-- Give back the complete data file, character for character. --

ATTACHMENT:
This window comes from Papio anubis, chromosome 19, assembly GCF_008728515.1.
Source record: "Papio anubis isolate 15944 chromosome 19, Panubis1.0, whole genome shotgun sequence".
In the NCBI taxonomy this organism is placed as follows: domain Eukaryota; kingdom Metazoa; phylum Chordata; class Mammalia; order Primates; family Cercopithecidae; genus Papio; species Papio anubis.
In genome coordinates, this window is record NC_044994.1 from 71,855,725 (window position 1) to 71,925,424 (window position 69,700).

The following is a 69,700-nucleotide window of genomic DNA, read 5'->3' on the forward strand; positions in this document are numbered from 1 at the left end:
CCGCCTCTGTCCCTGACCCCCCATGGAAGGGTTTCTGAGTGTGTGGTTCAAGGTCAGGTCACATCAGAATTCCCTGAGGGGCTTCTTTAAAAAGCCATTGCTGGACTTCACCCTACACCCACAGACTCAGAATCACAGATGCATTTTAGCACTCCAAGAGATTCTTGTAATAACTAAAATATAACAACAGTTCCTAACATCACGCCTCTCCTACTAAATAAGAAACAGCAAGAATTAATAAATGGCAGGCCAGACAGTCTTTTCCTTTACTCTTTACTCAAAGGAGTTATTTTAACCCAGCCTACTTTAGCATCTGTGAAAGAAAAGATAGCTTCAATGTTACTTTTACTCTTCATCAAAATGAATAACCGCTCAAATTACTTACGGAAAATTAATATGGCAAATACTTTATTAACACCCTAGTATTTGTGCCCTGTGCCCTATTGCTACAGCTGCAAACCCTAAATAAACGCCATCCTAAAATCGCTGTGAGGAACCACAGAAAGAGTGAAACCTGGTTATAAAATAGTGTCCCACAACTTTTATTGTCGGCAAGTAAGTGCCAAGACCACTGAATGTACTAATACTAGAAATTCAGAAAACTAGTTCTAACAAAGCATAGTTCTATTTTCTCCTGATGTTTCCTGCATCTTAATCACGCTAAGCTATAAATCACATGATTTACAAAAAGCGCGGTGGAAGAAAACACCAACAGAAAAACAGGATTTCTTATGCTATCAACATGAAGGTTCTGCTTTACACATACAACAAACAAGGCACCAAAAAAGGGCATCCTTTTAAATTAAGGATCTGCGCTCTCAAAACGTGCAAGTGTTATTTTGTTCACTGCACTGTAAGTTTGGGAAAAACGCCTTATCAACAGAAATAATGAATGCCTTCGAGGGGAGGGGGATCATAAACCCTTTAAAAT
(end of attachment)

This window comes from Papio anubis, chromosome 19, assembly GCF_008728515.1.
Source record: "Papio anubis isolate 15944 chromosome 19, Panubis1.0, whole genome shotgun sequence".
In the NCBI taxonomy this organism is placed as follows: domain Eukaryota; kingdom Metazoa; phylum Chordata; class Mammalia; order Primates; family Cercopithecidae; genus Papio; species Papio anubis.
In genome coordinates, this window is record NC_044994.1 from 71,855,725 (window position 1) to 71,925,424 (window position 69,700).

The following is a 69,700-nucleotide window of genomic DNA, read 5'->3' on the forward strand; positions in this document are numbered from 1 at the left end:
CCGCCTCTGTCCCTGACCCCCCATGGAAGGGTTTCTGAGTGTGTGGTTCAAGGTCAGGTCACATCAGAATTCCCTGAGGGGCTTCTTTAAAAAGCCATTGCTGGACTTCACCCTACACCCACAGACTCAGAATCACAGATGCATTTTAGCACTCCAAGAGATTCTTGTAATAACTAAAATATAACAACAGTTCCTAACATCACGCCTCTCCTACTAAATAAGAAACAGCAAGAATTAATAAATGGCAGGCCAGACAGTCTTTTCCTTTACTCTTTACTCAAAGGAGTTATTTTAACCCAGCCTACTTTAGCATCTGTGAAAGAAAAGATAGCTTCAATGTTACTTTTACTCTTCATCAAAATGAATAACCGCTCAAATTACTTACGGAAAATTAATATGGCAAATACTTTATTAACACCCTAGTATTTGTGCCCTGTGCCCTATTGCTACAGCTGCAAACCCTAAATAAACGCCATCCTAAAATCGCTGTGAGGAACCACAGAAAGAGTGAAACCTGGTTATAAAATAGTGTCCCACAACTTTTATTGTCGGCAAGTAAGTGCCAAGACCACTGAATGTACTAATACTAGAAATTCAGAAAACTAGTTCTAACAAAGCATAGTTCTATTTTCTCCTGATGTTTCCTGCATCTTAATCACGCTAAGCTATAAATCACATGATTTACAAAAAGCGCGGTGGAAGAAAACACCAACAGAAAAACAGGATTTCTTATGCTATCAACATGAAGGTTCTGCTTTACACATACAACAAACAAGGCACCAAAAAAGGGCATCCTTTTAAATTAAGGATCTGCGCTCTCAAAACGTGCAAGTGTTATTTTGTTCACTGCACTGTAAGTTTGGGAAAAACGCCTTATCAACAGAAATAATGAATGCCTTCGAGGGGAGGGGGATCATAAACCCTTTAAAAT